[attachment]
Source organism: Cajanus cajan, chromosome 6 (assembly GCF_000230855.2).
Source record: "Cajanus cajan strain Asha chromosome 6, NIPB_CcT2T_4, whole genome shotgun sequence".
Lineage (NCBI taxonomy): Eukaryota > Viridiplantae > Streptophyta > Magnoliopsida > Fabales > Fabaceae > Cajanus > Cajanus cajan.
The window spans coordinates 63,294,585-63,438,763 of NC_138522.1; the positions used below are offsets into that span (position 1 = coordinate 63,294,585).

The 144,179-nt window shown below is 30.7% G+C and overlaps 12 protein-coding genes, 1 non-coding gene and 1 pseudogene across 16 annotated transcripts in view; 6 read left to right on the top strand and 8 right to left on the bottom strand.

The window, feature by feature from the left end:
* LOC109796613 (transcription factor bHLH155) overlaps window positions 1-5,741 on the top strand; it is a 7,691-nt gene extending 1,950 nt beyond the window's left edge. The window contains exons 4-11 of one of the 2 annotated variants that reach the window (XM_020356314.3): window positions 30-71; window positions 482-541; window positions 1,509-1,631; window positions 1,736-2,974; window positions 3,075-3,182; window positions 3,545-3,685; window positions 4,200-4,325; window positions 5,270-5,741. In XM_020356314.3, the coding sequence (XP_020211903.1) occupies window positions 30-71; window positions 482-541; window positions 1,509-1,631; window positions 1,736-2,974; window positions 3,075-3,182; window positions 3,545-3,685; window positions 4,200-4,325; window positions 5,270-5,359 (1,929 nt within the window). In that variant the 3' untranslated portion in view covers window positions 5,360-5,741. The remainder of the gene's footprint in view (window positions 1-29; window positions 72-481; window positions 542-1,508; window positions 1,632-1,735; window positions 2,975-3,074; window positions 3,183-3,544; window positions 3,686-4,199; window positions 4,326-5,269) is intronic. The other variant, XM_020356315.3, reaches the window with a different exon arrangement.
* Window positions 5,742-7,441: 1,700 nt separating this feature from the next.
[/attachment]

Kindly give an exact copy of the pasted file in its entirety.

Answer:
Source organism: Cajanus cajan, chromosome 6 (assembly GCF_000230855.2).
Source record: "Cajanus cajan strain Asha chromosome 6, NIPB_CcT2T_4, whole genome shotgun sequence".
Lineage (NCBI taxonomy): Eukaryota > Viridiplantae > Streptophyta > Magnoliopsida > Fabales > Fabaceae > Cajanus > Cajanus cajan.
The window spans coordinates 63,294,585-63,438,763 of NC_138522.1; the positions used below are offsets into that span (position 1 = coordinate 63,294,585).

The 144,179-nt window shown below is 30.7% G+C and overlaps 12 protein-coding genes, 1 non-coding gene and 1 pseudogene across 16 annotated transcripts in view; 6 read left to right on the top strand and 8 right to left on the bottom strand.

The window, feature by feature from the left end:
* LOC109796613 (transcription factor bHLH155) overlaps window positions 1-5,741 on the top strand; it is a 7,691-nt gene extending 1,950 nt beyond the window's left edge. The window contains exons 4-11 of one of the 2 annotated variants that reach the window (XM_020356314.3): window positions 30-71; window positions 482-541; window positions 1,509-1,631; window positions 1,736-2,974; window positions 3,075-3,182; window positions 3,545-3,685; window positions 4,200-4,325; window positions 5,270-5,741. In XM_020356314.3, the coding sequence (XP_020211903.1) occupies window positions 30-71; window positions 482-541; window positions 1,509-1,631; window positions 1,736-2,974; window positions 3,075-3,182; window positions 3,545-3,685; window positions 4,200-4,325; window positions 5,270-5,359 (1,929 nt within the window). In that variant the 3' untranslated portion in view covers window positions 5,360-5,741. The remainder of the gene's footprint in view (window positions 1-29; window positions 72-481; window positions 542-1,508; window positions 1,632-1,735; window positions 2,975-3,074; window positions 3,183-3,544; window positions 3,686-4,199; window positions 4,326-5,269) is intronic. The other variant, XM_020356315.3, reaches the window with a different exon arrangement.
* Window positions 5,742-7,441: 1,700 nt separating this feature from the next.